No discharge, just itchy: Causes of vaginal & vulval itching

    Updated 09 September 2023 |
    Published 08 April 2020
    Fact Checked
    Medically Reviewed by Dr. Holly Singletary, Dermatologist, Westlake Dermatology and Cosmetic Surgery, Texas, US
    Written by Olivia Cassano
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    An itchy vagina can be incredibly irritating, but it doesn’t always mean you have an infection. Here's what you need to know. 

    Key takeaways 

    Is vulval and vaginal itching without discharge normal? 

    The short answer is no, but it is common. Any sort of itching in or around your vagina means something’s up, but it isn’t always a reason to worry, and many reasons could explain that itch.

    Before we get to the details, here’s a reminder that the vulva and vagina are two different things. Put simply, the vulva is the outer part of your genitals that you can see, while the vagina is the inner canal that leads to your cervix. You might be wondering what causes an itchy vulva without discharge, so here’s the lowdown on why you might have an itchy vagina or vulva.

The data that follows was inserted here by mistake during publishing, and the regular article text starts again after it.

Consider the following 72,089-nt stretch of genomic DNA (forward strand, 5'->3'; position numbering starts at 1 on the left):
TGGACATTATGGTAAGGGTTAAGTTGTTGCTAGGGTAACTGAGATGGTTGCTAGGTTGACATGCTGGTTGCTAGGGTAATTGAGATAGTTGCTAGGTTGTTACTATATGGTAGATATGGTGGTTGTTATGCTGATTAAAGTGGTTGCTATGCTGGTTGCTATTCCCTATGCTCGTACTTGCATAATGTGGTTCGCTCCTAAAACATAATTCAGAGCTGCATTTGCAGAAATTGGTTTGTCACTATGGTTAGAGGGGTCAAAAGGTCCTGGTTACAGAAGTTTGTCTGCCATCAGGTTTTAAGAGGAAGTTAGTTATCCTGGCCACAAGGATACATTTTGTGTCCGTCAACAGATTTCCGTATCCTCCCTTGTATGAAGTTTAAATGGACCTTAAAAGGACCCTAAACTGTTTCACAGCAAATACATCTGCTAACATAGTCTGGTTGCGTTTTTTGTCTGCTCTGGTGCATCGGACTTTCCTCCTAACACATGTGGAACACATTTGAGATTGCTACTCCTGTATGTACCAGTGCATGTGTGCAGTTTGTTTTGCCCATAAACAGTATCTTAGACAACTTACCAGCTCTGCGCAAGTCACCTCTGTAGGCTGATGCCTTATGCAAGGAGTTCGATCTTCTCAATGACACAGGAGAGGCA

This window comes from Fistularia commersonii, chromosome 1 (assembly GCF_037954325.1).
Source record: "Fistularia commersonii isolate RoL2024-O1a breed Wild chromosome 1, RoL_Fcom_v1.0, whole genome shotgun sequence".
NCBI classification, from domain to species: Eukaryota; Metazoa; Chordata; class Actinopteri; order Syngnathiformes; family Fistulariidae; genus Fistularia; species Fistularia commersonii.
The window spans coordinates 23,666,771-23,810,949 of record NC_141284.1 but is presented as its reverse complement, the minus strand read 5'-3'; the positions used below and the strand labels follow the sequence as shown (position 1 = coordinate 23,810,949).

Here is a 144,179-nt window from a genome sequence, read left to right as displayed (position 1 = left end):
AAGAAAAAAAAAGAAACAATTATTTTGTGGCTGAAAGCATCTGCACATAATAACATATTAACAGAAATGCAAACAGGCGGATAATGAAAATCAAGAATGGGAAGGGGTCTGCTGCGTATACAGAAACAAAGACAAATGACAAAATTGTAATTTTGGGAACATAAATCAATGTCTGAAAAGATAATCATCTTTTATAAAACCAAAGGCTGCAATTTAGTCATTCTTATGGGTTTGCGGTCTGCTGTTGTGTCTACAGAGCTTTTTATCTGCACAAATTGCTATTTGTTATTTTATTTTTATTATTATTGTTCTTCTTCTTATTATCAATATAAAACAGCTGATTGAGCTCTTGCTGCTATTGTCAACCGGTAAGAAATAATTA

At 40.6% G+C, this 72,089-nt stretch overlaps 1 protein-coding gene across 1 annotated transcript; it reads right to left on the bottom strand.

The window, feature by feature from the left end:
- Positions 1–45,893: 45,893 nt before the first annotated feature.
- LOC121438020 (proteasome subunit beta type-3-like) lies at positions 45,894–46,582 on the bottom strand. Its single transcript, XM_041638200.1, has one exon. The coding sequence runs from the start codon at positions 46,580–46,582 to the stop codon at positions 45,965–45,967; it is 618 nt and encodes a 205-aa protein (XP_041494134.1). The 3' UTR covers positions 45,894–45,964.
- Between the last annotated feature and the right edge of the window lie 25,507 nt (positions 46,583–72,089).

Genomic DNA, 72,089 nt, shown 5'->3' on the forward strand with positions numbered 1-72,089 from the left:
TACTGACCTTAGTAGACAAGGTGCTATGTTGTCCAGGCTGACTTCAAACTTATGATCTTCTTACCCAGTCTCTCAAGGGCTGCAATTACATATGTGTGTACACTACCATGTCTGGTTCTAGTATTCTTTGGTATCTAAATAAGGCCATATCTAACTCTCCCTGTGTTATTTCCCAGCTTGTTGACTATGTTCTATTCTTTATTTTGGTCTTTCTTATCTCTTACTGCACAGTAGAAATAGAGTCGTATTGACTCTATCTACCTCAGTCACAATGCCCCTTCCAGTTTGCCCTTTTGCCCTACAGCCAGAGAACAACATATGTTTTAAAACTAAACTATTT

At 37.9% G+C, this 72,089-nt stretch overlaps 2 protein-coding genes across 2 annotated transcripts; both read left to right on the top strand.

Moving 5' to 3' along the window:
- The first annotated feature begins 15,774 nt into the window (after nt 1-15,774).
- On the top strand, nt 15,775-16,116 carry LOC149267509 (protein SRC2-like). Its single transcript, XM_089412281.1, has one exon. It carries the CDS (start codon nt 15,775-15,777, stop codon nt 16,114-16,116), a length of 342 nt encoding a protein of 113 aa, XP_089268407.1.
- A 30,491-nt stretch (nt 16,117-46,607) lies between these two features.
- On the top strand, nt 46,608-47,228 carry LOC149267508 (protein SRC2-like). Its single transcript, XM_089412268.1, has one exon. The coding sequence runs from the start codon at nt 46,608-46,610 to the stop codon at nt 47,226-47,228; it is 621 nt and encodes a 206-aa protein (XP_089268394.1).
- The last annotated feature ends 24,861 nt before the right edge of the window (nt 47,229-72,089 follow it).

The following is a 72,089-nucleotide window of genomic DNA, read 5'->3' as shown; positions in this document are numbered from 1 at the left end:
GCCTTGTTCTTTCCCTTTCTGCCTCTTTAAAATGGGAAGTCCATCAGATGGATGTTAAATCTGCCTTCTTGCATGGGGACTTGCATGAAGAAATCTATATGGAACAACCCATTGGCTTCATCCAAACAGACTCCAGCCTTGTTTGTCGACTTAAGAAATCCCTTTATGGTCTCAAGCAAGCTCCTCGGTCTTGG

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    Causes of vulval and vaginal itching without discharge

    From sweat and shaving irritation to chronic skin conditions, vulval and vaginal itching can be caused by a number of issues. Here are the most common: 

    Contact dermatitis or allergies 

    Have you ever noticed that a new clothing detergent or body wash has left you feeling itchy? Sometimes, your vulva or vagina can become irritated due to contact dermatitis. This happens when your skin comes into contact with irritating substances or allergens. 

    It’s crucial to remember that the vagina is actually a self cleaning organ and scented washes and cleansers can irritate the skin around your vulva. 

    Shaving irritation 

    It isn’t just new products that can irritate the skin around your vulva. Your hair removal routine may also be to blame. You can develop razor burn from shaving the pubic hair on your vulva. This can cause symptoms of burning, red bumps, swelling, pain, and intense vulval itching without discharge.

    It's completely up to you whether you want to remove your body or pubic hair. If you do, you can reduce the risk of razor burn by gently exfoliating the skin before shaving and always using a clean, sharp razor. You can also use a shaving cream or gel to ensure the razor glides effortlessly across the skin, but try to use one safe for delicate skin!


    Sweating is the natural process through which your body regulates its temperature. And yes, it’s normal for the area around your vulva to sweat too because the labia majora have lots of sweat glands. However, sweat can sometimes cause irritation and discomfort, which can result in vulval itching